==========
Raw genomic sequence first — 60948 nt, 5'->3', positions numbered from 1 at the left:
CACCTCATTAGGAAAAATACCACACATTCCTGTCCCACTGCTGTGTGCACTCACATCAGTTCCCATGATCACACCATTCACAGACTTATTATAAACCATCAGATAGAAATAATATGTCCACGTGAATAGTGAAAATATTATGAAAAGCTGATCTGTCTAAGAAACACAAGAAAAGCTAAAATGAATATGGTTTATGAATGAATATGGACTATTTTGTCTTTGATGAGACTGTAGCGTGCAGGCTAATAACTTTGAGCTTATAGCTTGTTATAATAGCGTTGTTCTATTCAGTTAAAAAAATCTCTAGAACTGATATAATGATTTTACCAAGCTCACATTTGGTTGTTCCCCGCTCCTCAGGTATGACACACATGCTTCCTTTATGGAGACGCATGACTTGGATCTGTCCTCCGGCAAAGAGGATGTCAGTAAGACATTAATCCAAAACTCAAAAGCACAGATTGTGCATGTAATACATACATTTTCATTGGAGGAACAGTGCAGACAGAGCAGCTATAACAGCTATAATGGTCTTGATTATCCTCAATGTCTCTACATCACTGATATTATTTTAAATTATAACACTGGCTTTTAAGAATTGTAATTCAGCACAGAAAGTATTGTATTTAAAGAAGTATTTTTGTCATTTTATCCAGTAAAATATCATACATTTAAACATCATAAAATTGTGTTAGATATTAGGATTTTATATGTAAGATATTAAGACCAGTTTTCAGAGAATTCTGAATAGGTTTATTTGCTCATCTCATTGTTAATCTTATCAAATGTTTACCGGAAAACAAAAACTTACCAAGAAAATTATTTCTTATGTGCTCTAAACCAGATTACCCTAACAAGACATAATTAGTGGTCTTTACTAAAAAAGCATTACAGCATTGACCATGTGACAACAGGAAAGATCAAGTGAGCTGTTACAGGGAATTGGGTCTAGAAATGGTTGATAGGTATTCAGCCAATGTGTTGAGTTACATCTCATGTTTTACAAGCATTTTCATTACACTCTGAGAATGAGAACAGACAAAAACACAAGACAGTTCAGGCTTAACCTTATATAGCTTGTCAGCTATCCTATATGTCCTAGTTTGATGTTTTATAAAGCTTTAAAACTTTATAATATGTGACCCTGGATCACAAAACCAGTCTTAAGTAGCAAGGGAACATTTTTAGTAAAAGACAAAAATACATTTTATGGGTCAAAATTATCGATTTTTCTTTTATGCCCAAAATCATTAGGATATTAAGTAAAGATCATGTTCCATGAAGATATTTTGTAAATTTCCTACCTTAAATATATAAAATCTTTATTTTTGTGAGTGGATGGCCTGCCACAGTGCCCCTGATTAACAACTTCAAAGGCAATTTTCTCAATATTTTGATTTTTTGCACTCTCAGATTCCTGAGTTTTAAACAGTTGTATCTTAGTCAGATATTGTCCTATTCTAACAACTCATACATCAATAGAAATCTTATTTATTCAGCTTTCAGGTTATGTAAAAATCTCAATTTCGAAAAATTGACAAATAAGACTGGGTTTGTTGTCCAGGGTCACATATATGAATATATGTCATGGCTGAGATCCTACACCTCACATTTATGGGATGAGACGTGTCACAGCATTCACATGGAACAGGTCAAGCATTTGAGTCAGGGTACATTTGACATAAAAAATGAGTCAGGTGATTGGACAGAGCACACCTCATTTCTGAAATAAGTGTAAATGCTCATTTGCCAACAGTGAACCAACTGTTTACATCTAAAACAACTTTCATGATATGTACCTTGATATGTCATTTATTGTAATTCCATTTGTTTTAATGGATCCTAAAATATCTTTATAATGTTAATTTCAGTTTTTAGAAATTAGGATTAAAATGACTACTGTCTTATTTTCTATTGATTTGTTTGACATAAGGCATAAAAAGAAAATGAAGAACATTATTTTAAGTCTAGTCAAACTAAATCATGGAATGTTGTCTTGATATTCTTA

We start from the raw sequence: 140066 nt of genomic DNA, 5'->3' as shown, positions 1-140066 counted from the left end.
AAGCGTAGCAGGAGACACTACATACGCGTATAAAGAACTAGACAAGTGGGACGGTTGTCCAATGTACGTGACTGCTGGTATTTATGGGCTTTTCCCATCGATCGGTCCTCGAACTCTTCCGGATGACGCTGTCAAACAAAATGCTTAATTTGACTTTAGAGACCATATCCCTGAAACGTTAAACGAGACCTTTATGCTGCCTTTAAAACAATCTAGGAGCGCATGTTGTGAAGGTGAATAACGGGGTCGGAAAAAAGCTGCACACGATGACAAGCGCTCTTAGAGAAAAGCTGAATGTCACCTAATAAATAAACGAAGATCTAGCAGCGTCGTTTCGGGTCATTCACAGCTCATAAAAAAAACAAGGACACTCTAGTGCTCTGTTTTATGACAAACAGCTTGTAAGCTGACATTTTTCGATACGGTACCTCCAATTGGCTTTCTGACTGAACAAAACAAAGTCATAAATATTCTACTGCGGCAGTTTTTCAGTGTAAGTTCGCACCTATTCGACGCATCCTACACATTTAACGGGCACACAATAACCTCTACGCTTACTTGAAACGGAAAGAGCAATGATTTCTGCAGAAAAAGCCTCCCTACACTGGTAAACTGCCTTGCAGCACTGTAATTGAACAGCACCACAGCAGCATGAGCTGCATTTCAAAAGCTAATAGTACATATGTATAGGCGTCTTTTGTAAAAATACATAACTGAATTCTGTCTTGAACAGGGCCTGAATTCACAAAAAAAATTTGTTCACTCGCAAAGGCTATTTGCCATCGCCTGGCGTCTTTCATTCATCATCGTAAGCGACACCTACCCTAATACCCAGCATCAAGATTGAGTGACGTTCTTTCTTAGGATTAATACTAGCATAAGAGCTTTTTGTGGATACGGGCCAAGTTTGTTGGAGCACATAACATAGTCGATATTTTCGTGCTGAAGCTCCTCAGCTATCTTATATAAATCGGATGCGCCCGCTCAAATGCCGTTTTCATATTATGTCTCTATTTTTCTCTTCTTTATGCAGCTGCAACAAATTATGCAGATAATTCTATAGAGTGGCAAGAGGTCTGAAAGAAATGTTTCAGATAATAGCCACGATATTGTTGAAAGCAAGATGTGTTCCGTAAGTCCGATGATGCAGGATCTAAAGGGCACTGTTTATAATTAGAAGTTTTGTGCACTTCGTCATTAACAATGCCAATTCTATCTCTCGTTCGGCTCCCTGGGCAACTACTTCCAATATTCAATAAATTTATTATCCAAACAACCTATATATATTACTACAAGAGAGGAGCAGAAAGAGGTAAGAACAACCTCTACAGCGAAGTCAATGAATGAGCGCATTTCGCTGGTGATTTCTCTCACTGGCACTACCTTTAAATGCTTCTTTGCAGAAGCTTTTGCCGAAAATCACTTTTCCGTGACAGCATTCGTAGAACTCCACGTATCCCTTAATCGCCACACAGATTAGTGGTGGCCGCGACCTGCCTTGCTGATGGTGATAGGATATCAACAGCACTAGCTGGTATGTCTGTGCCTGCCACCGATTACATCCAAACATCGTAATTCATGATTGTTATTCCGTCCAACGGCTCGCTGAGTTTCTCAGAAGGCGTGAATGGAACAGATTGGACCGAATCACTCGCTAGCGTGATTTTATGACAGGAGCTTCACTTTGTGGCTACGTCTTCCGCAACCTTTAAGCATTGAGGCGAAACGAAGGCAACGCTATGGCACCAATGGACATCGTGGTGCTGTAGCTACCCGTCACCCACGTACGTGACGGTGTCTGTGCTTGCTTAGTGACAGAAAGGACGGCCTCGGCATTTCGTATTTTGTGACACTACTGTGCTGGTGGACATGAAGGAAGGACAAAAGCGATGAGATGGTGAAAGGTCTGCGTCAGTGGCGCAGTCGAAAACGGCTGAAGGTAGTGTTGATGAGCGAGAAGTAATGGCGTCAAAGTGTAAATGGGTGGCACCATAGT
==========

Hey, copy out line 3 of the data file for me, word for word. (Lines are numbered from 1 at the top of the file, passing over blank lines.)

We start from the raw sequence: 140066 nt of genomic DNA, 5'->3' as shown, positions 1-140066 counted from the left end.